But some experts say it is possible to widen the gap — as was done with the Covid vaccine in other countries — to ensure more people can be inoculated first.

A Food and Drug Administration vaccines adviser has warned against the move, however, saying no studies have been carried out to determine whether it will ensure the jabs are still effective.

Both New York City and Washington D.C. are offering monkeypox jabs to gay or bisexual men with multiple sexual partners.

Based on these figures, America’s tally could rise above Spain’s as early as Saturday this week. It is unlikely that another European nation will surge ahead as experts say many — including the UK — are now seeing their outbreak start to peak.

Asked whether the U.S. would soon have the worst outbreak, Hanage said: ‘The U.S. was slow to kick off widespread testing, and so now is detecting transmission chains that have been carrying on uninterrupted for some time. We don’t know how much increased awareness, especially in the core communities of gay and bisexual men, will slow transmission down.

‘But it is reasonable to suggest that the U.S. case count will continue to grow and will outpace the outbreak’s elsewhere.’

Spain is at the center of Europe’s monkeypox outbreak, being among the first country’s to report the disease — with early cases linked to unsafe sex among gay or bisexual men at a venue outside the country’s capital, Madrid, and a Pride event in the Canary Islands.

Since then the vast majority of cases have been detected in the same group, but some have been spotted in women — often those living with gay or bisexual men. A three-year-old also tested positive for the virus.

Health authorities in the country have rolled out vaccines to close contacts in order to curb cases, but there have been problems getting hold of doses. Spain — like the U.S. — is using the Jynneous vaccine, but only had 200 doses available in early July. It has said more doses will be ordered, but has not specified a number.

In the U.S. cases were initially mostly linked to international travel, particularly to Europe, but many are now being detected in people who became infected in the country. Experts suggest the virus may have been transmitting for a while before it was detected.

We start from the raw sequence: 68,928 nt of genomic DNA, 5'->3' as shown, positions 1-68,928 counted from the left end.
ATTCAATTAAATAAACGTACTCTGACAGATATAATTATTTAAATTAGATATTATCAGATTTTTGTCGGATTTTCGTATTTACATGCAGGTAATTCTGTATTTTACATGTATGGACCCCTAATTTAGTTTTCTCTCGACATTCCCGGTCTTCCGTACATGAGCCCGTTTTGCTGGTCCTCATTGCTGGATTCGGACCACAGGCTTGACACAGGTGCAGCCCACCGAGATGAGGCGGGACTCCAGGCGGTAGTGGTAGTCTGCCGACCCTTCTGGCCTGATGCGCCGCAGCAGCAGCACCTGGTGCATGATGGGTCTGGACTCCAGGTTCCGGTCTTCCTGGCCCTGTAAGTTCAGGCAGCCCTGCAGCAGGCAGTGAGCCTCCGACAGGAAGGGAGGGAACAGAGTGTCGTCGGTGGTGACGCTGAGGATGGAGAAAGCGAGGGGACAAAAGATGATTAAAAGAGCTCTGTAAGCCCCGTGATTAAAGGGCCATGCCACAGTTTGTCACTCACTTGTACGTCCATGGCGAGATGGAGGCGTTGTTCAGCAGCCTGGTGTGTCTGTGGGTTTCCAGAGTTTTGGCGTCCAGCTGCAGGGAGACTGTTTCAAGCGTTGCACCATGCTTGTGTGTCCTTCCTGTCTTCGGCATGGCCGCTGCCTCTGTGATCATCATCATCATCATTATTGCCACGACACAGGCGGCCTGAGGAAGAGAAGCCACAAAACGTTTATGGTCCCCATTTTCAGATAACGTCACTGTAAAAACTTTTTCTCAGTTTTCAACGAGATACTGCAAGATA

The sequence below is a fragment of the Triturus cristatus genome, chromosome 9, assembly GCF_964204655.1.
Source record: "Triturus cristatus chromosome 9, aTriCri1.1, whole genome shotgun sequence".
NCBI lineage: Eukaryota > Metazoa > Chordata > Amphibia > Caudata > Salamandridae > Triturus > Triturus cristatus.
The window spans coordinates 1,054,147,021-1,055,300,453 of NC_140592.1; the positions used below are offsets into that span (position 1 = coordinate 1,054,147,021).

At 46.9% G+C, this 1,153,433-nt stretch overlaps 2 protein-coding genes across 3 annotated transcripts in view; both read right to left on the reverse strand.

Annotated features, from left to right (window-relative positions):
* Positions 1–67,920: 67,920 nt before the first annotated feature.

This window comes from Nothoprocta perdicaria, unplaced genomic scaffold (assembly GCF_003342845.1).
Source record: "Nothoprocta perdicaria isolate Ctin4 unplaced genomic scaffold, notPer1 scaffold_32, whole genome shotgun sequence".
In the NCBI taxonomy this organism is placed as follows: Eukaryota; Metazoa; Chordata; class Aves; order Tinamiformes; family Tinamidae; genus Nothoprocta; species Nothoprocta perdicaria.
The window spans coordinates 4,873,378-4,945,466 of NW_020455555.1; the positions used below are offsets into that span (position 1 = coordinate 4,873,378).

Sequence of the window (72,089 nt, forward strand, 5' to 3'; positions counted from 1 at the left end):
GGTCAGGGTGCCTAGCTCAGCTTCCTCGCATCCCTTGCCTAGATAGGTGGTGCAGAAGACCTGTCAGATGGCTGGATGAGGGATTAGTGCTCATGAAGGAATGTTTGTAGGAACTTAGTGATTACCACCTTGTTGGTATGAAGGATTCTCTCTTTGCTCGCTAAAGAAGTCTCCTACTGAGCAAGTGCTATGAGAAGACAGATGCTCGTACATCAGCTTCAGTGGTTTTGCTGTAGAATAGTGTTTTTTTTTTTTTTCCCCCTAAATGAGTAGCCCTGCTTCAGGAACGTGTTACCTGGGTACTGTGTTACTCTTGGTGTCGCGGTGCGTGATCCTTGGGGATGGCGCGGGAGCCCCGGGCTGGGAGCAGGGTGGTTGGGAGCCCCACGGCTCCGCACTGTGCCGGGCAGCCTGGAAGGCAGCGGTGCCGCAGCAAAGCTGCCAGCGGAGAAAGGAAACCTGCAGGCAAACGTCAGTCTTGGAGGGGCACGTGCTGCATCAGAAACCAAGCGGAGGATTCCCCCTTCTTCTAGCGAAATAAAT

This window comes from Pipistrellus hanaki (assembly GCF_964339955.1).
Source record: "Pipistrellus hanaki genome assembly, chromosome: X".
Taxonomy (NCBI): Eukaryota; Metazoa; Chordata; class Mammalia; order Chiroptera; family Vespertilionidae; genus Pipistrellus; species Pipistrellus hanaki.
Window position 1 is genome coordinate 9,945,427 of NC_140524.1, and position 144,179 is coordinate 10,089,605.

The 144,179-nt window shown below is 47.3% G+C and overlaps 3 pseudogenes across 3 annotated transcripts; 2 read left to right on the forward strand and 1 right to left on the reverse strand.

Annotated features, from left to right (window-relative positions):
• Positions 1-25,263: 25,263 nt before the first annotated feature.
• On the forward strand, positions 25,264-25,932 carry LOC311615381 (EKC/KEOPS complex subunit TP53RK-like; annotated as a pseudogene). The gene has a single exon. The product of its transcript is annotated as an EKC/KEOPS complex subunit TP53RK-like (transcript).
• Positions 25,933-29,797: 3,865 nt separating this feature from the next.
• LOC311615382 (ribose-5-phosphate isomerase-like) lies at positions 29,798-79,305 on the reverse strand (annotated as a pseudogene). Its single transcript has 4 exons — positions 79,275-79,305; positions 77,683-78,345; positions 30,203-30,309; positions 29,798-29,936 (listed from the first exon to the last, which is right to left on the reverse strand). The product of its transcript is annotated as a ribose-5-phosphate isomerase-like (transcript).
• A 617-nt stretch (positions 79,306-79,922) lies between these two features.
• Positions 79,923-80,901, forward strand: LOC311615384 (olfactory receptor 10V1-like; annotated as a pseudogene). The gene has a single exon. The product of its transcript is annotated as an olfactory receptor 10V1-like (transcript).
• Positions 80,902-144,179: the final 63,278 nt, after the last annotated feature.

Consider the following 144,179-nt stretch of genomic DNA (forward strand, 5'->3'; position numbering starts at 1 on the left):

Hotspots New York City and Washington D.C. are rolling out vaccines against the virus to gay or bisexual men with multiple partners in two weeks to put a lid on the virus, but these programs have hit a brick wall with too few doses being supplied by the Federal Government. Both cities are now delaying second doses, due four weeks after the first, due to demand.

A total of 5million vaccines have been ordered so far, on top of the more than one million that were available when the program began. 

Testing has also been ramped up after it was slammed early on for the stringent guidance on which samples could be tested leading to just 23 swabs being checked for the virus a day early in the outbreak.

Five commercial labs have been brought onboard now with a combined capacity for about 80,000 swabs per week. 

Daily tallies have rocketed since, with the biggest daily increase yet reported last Thursday with 298 cases spotted within 24 hours.

Over Friday, Saturday and Sunday another 596 cases were recorded — or 198 per day —, CDC figures show, but capacity is generally lower on weekends because many people are away from their desks.

Breaking the data down by area shows New York City currently has the largest outbreak at 1,040 confirmed infections according to its Department of Health. The CDC says the state has 990 infections at present. It was followed by California, at 356, and Illinois, with 341.

Only four states — Maine, Montana, Vermont and Wyoming — are yet to detect a single infection with the disease. 

It is not clear whether other states — alongside New York — are preparing to start vaccinating gay or bisexual men where most cases are being detected to get a handle on the outbreak.

Monkeypox is normally confined to West Africa, but earlier this year it was picked up at a Pride festival in Spain.

Since then more than 40 countries worldwide — mostly in Europe — have spotted cases of the disease, which are mostly among gay or bisexual men.

Unlike in previous outbreaks, the disease appears to mostly be spreading via sexual contact with lesions — which allow transmission — initially appearing on the genital and anal regions.

Experts say the disease has likely already spilled over into other groups, however, which are more at risk. In the U.S., two children were found to have been infected last week.